What I mean by this if your lens is say a 24-70mm and you decide to shoot zoomed all the way in at 70mm then you would set your shutter speed to 1/70. If your zoomed in around the 60mm length then you’ll set your shutter speed to 1/60 and so on.

    What I did was started at 1/70 then dialed back my shutter speed until I found a slower speed that I thought still looked good and gave the best clarity.

    Up Your ISO Settings

    ISO is an old term back from the film days that stands for something that really isn’t important anymore when it comes to digital photography.

    What do you need to understand about ISO is that the higher you go the more grain/noise your image will have. Since the lens I had was a F/2.8 and I was shooting wide open it allowed a lot of light to pass through it. But because of my distance from the light source it still wasn’t enough to capture a clear image of the above firework.

    1/40 a sec F/2.8 ISO 800 @ 70mm.

    To compensate for this issue I increased by ISO from 100 up to 640. This helped make the image you see above visible instead of being dark little colored specs in the sky.

    The fireworks shown here were shot at 1/40 a second at F/2.8 with ISO set at 800.

    Again you will need to adjust and dial in your ISO settings to find the one that works the best for you. Because of my distance from the fireworks launch point I found 800 seemed to be the sweet spot from where I was standing.

    And the final step or tip if you will is…

    Try not to use Auto mode / Green Square Mode. 

    Now I’m not saying this because I think everyone should always use “M” mode I’m saying it because most cameras are totally limited when set in Auto mode and trying to shoot fireworks at night.

    When you have auto selected and you’re trying to photograph those fireworks your camera goes into overdrive trying to lock focus onto an object it can’t see at night time.

    This usually triggers the pre-flash strobe which is trying to help the camera seek a location and often times ends up failing. Don’t believe me just go outside during night time and try and take a picture of the night sky with nothing to for the camera to focus on.

    The camera will usually just fail to focus and fail to take the picture.

    Fireworks provide their own light so using a flash first of all is totally pointless. The camera however doesn’t know that. There was a slight catch to this and that’s if the sky is already lit up enough with a few fireworks still burning in the air you can sometimes get Automatic mode to trip and take the picture.

    This picture was one I did in automatic mode to see if it could even register and focus properly and to my surprised it turned out better than I thought it would.

    Fireworks can be tricky little light balls because their fast moving, chaotic, and often done at unknown distances during hard to see in environments. But don’t let that discourage you from trying to capture their awesomeness.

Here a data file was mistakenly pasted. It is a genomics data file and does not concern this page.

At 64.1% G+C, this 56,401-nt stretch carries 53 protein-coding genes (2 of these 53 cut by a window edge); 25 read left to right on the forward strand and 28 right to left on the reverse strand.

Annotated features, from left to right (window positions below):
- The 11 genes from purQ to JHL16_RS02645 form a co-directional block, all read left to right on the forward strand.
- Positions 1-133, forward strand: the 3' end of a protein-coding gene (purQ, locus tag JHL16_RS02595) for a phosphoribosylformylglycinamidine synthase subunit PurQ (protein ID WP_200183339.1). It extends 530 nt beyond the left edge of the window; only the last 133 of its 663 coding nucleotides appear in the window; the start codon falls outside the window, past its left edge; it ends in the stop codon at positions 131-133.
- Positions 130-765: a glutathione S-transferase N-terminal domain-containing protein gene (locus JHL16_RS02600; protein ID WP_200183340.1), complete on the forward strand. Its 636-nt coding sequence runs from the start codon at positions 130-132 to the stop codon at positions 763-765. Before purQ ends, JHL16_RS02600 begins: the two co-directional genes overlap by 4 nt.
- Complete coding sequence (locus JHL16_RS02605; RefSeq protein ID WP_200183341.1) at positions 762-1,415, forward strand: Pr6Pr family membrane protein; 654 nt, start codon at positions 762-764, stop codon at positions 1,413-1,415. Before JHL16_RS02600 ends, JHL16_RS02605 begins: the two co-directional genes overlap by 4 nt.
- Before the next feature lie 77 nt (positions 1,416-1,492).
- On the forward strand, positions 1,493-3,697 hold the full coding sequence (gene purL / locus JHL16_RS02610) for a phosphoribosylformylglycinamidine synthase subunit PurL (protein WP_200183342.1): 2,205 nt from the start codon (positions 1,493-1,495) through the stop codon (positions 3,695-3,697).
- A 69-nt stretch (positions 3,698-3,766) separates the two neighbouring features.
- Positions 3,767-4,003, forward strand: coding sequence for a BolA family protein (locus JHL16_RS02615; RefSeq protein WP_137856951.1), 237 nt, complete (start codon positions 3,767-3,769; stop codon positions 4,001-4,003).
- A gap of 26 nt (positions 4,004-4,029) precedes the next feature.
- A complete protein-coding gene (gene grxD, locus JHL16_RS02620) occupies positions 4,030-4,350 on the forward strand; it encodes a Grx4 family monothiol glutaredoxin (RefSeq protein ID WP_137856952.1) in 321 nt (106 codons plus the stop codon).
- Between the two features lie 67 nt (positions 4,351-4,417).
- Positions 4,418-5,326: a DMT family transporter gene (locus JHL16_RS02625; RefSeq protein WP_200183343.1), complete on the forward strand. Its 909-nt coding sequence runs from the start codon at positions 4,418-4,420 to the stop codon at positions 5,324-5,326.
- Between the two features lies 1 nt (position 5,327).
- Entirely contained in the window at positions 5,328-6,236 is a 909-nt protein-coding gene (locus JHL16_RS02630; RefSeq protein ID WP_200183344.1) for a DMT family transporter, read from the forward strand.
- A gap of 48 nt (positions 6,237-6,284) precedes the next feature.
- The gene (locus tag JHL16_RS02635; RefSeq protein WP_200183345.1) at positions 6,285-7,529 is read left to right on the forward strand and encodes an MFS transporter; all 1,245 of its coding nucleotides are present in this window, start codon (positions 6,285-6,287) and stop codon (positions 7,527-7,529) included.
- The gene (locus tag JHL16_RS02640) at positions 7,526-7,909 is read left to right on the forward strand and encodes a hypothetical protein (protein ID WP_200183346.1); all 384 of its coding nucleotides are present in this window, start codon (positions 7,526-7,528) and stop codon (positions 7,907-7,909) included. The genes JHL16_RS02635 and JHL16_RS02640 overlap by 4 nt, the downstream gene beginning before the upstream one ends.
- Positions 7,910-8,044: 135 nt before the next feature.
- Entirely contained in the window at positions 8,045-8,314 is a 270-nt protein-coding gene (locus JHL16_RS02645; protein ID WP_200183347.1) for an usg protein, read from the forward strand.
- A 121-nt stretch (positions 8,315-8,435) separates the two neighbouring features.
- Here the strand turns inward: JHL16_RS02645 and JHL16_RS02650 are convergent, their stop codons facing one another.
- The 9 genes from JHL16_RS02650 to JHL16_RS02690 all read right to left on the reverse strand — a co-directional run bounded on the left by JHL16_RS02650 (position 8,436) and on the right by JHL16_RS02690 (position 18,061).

The very first images I took of fireworks were just awful. So were several others after that but I kept on trying and kept on learning. Are my images great?

    Nope, not by a long shot.

    Am I happy with how this set turned about?


    Do you have any tips or tricks that have helped you photograph fireworks? Let me know in the comments section below!

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  • Do Photographers See Life Through A Fixed Lens?

    Jun 17 • Articles, Photography • 345 Views

    I love photography. So much so that I started this website to give me something to do when I’m not out in the field.

    I love the aspects of it as well as the technological curves and trends it puts you through. This field is such an interesting field as anyone can pick up a camera and call themselves a Photographer. No formal background or education is really required. All you need is some camera gear and the motivation to take pictures.

    Does that make everyone who uses a camera a photographer?

    In my opinion the answer would be no. You have casual shooters, creatives, hobbyists, enthusiasts and so on. But I think the one thing sets photographers apart from the crowd isn’t the gear or what their business cards say but their perspective on every day life.

    For example when you look outside a window right now do you just see the same thing you see every day or do you see the golden light bouncing off the leaves blowing in the wind? On those rainy days do you just see rain and ruined opportunities or do you see the droplets of rain bouncing off the ground creating small little puddles perfect for hi-speed photography?

    I’m certainly guilty of looking at a building and framing a shot even when I don’t have camera gear with me or finding lighting that’s just perfect and wishing I had some way of capturing the setting.

    I think most photographers see life through a “fixed lens” or their eyes if you will that every day people who only have passing interests in photography never seem to notice. That’s what I think sets us apart from the crowd. We visualize every day ordinary and mundane environments and then envision them to create or make something beautiful out of it.

    What do you think?

    Do you see the world differently since starting photography or have you always seen the world this way?


    Featured Image: Source